vma_flags[21] = "VM_HUGEPAGE";      vma_flags[22] = "VM_NOHUGEPAGE";

function prot_str:string(prot: long) {
    return sprintf("%s%s%s%s",
            (prot & 0x1) ? "r" : "-",
            (prot & 0x2) ? "w" : "-",
            (prot & 0x4) ? "x" : "-",
            (prot & 0x8) ? "s" : "-");

function vma_flags_str:string(flags: long) {
    prot = flags & 0xf;
    mprot = (flags >> 4) & 0xf;
    flags = flags >> 8;
    for(i = 0; i < 23; ++i) {
        if(flags & 1) {
            str = sprintf("%s|%s", str, vma_flags[i]);
        flags >>= 1;
    return sprintf("prot: %s may: %s flags: %s", 
                    prot_str(prot), prot_str(mprot),
                    substr(str, 1, strlen(str) - 1));

function fault_flags_str:string(flags: long) {
    for(i = 0; i < 6; ++i) {
        if(flags & 1) {
            str = sprintf("%s|%s", str, fault_flags[i]);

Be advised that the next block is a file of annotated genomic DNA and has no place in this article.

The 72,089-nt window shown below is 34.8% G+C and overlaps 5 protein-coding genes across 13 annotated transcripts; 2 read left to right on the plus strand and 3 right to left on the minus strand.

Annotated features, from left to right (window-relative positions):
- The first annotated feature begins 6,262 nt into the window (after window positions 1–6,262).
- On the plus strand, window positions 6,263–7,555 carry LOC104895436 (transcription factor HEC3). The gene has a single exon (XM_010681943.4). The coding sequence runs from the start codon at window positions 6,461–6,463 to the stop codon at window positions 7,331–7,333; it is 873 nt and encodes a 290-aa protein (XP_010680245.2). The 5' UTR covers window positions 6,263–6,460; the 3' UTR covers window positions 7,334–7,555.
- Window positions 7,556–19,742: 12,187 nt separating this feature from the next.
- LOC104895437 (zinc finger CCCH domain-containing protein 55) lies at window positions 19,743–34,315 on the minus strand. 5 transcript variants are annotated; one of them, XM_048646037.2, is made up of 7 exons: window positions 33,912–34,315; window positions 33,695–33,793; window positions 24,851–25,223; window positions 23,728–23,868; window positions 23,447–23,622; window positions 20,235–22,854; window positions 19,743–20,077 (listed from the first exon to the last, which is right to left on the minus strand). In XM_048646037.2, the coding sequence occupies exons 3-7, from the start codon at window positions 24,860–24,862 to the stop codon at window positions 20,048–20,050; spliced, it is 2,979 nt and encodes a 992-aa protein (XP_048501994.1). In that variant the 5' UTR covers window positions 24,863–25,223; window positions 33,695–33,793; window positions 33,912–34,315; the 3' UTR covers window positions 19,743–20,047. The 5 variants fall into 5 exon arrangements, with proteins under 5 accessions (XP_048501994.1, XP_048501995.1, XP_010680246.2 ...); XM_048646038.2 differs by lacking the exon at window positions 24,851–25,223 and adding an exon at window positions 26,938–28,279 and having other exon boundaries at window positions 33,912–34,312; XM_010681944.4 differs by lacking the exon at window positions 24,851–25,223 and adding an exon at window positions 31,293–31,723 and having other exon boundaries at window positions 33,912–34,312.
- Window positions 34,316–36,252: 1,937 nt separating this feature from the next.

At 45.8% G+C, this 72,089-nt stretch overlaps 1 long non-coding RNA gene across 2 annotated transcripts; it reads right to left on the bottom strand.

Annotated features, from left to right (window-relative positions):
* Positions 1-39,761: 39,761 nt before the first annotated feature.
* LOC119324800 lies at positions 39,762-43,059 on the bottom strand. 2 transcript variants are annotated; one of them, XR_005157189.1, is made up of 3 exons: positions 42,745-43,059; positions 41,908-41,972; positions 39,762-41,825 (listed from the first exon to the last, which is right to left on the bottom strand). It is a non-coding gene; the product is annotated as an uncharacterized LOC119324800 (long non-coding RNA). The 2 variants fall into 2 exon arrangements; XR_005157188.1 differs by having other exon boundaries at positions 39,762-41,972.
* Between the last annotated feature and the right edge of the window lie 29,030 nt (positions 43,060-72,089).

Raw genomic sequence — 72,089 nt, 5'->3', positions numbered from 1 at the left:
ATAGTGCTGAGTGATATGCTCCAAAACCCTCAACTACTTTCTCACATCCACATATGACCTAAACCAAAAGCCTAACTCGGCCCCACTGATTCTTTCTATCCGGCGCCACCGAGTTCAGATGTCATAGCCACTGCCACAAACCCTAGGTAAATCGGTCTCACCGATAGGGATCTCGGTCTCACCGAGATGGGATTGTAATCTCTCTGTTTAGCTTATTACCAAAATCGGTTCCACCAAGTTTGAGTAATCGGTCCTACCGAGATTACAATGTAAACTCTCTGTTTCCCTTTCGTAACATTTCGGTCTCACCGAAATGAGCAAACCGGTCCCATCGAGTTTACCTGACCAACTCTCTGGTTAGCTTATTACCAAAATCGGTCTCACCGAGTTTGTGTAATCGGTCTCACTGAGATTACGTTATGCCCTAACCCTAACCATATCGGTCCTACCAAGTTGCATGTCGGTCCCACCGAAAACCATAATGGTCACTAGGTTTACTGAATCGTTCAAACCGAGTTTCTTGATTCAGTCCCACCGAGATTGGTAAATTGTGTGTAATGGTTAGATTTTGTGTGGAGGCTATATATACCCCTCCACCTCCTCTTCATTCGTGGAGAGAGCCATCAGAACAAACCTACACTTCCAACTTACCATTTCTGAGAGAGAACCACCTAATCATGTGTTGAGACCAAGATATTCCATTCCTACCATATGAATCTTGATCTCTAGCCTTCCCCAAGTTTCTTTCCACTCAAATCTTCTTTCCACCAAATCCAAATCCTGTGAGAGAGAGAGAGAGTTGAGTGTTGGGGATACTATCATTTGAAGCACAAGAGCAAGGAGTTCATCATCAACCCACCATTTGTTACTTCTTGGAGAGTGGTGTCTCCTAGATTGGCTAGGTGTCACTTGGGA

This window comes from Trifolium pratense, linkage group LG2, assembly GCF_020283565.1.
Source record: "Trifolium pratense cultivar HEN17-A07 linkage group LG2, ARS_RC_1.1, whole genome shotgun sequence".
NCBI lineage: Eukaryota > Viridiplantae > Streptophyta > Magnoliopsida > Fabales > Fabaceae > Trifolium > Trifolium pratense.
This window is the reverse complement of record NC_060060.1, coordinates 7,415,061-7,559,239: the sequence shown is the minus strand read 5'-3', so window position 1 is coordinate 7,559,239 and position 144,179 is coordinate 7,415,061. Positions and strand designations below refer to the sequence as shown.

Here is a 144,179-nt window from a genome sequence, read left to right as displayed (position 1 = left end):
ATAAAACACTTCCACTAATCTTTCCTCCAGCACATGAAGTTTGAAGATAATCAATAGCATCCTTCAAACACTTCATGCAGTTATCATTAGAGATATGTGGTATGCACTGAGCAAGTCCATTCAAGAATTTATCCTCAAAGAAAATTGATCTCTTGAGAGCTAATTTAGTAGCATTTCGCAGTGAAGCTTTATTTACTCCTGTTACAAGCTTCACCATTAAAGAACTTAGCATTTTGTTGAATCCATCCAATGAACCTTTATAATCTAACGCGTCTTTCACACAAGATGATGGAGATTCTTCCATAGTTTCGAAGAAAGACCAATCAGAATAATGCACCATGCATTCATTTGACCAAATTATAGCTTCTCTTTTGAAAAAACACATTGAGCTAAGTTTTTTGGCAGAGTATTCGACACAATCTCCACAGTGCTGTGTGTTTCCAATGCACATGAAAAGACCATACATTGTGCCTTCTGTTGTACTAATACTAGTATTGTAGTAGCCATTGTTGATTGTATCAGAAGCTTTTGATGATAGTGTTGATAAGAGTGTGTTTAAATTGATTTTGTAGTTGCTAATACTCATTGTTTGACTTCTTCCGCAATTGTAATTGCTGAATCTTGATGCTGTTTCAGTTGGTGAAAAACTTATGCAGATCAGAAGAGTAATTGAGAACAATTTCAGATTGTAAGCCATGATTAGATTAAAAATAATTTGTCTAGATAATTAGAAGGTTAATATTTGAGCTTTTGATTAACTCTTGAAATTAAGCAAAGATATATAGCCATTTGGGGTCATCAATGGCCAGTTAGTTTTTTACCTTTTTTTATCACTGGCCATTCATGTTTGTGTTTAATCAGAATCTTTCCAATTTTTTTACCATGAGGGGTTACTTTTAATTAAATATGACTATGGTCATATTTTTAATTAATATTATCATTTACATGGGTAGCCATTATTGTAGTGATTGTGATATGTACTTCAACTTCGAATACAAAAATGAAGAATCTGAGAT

flags >>= 1;
    /* Cut first pipe sign ('|') */
    return substr(str, 1, strlen(str) - 1);

function vm_fault_str(fault_type: long) {
    if(vm_fault_contains(fault_type, VM_FAULT_OOM))
        return "OOM";
    else if(vm_fault_contains(fault_type, VM_FAULT_SIGBUS))
        return "SIGBUS";
    else if(vm_fault_contains(fault_type, VM_FAULT_MINOR))
        return "MINOR";
    else if(vm_fault_contains(fault_type, VM_FAULT_MAJOR))
        return "MAJOR";
    else if(vm_fault_contains(fault_type, VM_FAULT_NOPAGE))
        return "NOPAGE";
    else if(vm_fault_contains(fault_type, VM_FAULT_LOCKED))
        return "LOCKED";
    else if(vm_fault_contains(fault_type, VM_FAULT_ERROR))